Panic Disorder & Panic Attacks
Have you ever felt so frightened that you felt you would pass out? But you didn’t.
Have you ever felt so scared that you thought you would throw up? But you didn’t.
Have you ever felt so doubtful that you thought you couldn’t walk? But you did.
If you have ever felt any of the above, chances are that you were having a panic attack. Defined as a sudden or gradual escalation of intense fear resulting in several disturbing and uncomfortable symptoms which can include heart palpitations, breathlessness, sweating and trembling.
The good news is that no one has ever passed or died from a panic attack. The bad news is that when you are having one, you don’t really care about the previous statement.
Let’s see what the symptoms can be, as they often vary depending on the circumstances.
Any or all of these can apply:
|Intense overall fear||Palpitations||Shaking & Trembling|
|Intense fear of dying||Sweating||Chills or Hot Flashes|
|Chest pains||Coughing or Choking||Numbness or tingling|
|Dizziness, Faint, or Unsteadiness||Feeling in a daze||Loss of Breath|
The overall fear is that something terrible, drastic or detrimental is going to happen at any given second.
Although panic attacks are usually experienced suddenly, they can have a gradual escalation of up to 5 minutes or more. At it’s worse, or peak, the general time is 10 minutes.
So what is actually happening to the body while the mind runs free through fear?
The body’s normal coping mechanisms in times of stress is the ‘fight or flight response’. This is the body’s inbuilt normal ‘go to’ when it thinks it is being threatened or is under attack. This normal inbuilt strategy is triggered at a time when you are not actually in danger, but the mind has perceived that you are in danger. And this is when it becomes confusing.
The term ‘Panic Disorder’ is often used for this reason; the mind and body are ‘disordered’ in their way of assimilating their environment and have misconstrued the perceived threat. And if they occur often, then it is treated as a disorder. Because of this condition, your every day life and how you live it can be disrupted. If you have a panic attack before you go to work, for instance, depending on its severity, you may never get out the front door. This could lead to other challenges such as agoraphobia (fear of being outdoors for fear of a panic attack). You could attempt to avoid leaving home for long periods of time.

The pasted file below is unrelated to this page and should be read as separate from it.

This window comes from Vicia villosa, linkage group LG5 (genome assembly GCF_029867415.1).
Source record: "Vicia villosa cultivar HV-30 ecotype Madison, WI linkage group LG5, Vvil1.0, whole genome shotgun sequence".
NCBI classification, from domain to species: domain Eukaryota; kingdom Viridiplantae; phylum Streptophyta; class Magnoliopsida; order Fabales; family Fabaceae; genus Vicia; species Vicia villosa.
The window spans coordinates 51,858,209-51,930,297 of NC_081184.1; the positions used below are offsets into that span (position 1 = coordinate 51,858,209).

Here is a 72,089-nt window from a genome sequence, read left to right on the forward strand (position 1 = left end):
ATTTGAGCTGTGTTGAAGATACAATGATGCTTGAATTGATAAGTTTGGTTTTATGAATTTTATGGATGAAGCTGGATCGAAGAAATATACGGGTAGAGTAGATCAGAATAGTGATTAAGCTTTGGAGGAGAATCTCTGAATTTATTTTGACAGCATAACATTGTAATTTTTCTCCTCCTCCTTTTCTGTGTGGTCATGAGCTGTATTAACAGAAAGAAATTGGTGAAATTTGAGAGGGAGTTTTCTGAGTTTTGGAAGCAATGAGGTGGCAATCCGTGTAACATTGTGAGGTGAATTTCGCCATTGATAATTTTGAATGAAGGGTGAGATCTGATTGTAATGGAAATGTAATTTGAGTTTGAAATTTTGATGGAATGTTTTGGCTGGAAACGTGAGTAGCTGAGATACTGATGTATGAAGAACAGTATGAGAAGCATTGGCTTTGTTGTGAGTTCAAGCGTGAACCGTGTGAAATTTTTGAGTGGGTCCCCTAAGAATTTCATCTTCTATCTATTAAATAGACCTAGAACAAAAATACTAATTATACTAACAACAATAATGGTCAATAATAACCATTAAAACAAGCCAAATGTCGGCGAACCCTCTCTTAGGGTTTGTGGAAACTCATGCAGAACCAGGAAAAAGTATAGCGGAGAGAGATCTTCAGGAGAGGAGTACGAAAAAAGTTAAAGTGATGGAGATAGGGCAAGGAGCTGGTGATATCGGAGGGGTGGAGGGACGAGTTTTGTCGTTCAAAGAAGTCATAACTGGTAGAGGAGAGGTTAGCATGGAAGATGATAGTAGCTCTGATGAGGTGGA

Am I the Only One?
Anxiety Disorder accounts for 30% of mental health problems in the UK. It is more common in women than in men, and usually starts in early or late teens.
How Is It Treated?
Treatments for anxiety are varied and include medication and therapy. Cognitive Behavioural Therapy has been shown to be very effective in its treatment as it focuses on the thoughts behind your fear which directly dictates how you behave.
Applied Relaxation can be helpful. Guided Visualisations can be practiced several times a day to help you become used to relaxing your mind and body. Mindfulness is very helpful to re-train the mind to be in control of your thoughts.
Your GP may prescribe anti-anxiety medications such as SSRI’s (Selective serotonin reuptake inhibitors), which help to increase the level of serotonin, the ‘feel good’ factor in your brain. Some can be taken long term, but as with all medications, it should be monitored with regular check-ups with your GP.
Sedatives are another alternative and this can be discussed in detail with your GP. In some cases they are very helpful. You can discuss side-affects and other factors with your GP.
Your anxiety started for a reason. It is not always necessary to discover the reason, and you may already know how and why it began. Challenging your thoughts with support and guidance from a professional, coupled with relaxation can be an effective treatment.
What Is Helpful?
|Yoga||Therapy (CBT, Psychotherapy)||Staying active|
|Exercise||Support groups||Hobbies you enjoy|
What is Unhelpful?
|Smoking||Focusing on the problem||Staying up without sleep|
|Unhealthy eating||Watching disturbing movies||Ignoring the problem|
People do learn to live with ‘free-floating’ anxiety. They make a plan and stick to it. You can do the same. Support is widely available on line through various networks and support groups.
Be active in your decision to become anxiety-free. And you may notice that before you are fully aware, you’re no longer anxious.
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